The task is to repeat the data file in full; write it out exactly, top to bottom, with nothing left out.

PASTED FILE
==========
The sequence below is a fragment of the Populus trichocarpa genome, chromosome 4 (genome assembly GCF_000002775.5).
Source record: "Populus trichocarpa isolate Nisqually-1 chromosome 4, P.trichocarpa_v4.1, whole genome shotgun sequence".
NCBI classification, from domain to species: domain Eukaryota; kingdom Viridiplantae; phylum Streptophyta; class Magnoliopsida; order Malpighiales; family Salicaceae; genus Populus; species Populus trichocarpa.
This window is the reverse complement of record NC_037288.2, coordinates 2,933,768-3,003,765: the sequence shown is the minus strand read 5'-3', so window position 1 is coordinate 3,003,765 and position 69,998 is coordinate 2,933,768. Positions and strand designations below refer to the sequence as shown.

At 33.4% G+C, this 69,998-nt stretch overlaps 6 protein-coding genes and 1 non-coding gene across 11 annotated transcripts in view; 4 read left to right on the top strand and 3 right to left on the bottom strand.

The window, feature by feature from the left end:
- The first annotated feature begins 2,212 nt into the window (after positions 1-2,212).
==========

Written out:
The sequence below is a fragment of the Populus trichocarpa genome, chromosome 4 (genome assembly GCF_000002775.5).
Source record: "Populus trichocarpa isolate Nisqually-1 chromosome 4, P.trichocarpa_v4.1, whole genome shotgun sequence".
NCBI classification, from domain to species: domain Eukaryota; kingdom Viridiplantae; phylum Streptophyta; class Magnoliopsida; order Malpighiales; family Salicaceae; genus Populus; species Populus trichocarpa.
This window is the reverse complement of record NC_037288.2, coordinates 2,933,768-3,003,765: the sequence shown is the minus strand read 5'-3', so window position 1 is coordinate 3,003,765 and position 69,998 is coordinate 2,933,768. Positions and strand designations below refer to the sequence as shown.

At 33.4% G+C, this 69,998-nt stretch overlaps 6 protein-coding genes and 1 non-coding gene across 11 annotated transcripts in view; 4 read left to right on the top strand and 3 right to left on the bottom strand.

The window, feature by feature from the left end:
- The first annotated feature begins 2,212 nt into the window (after positions 1-2,212).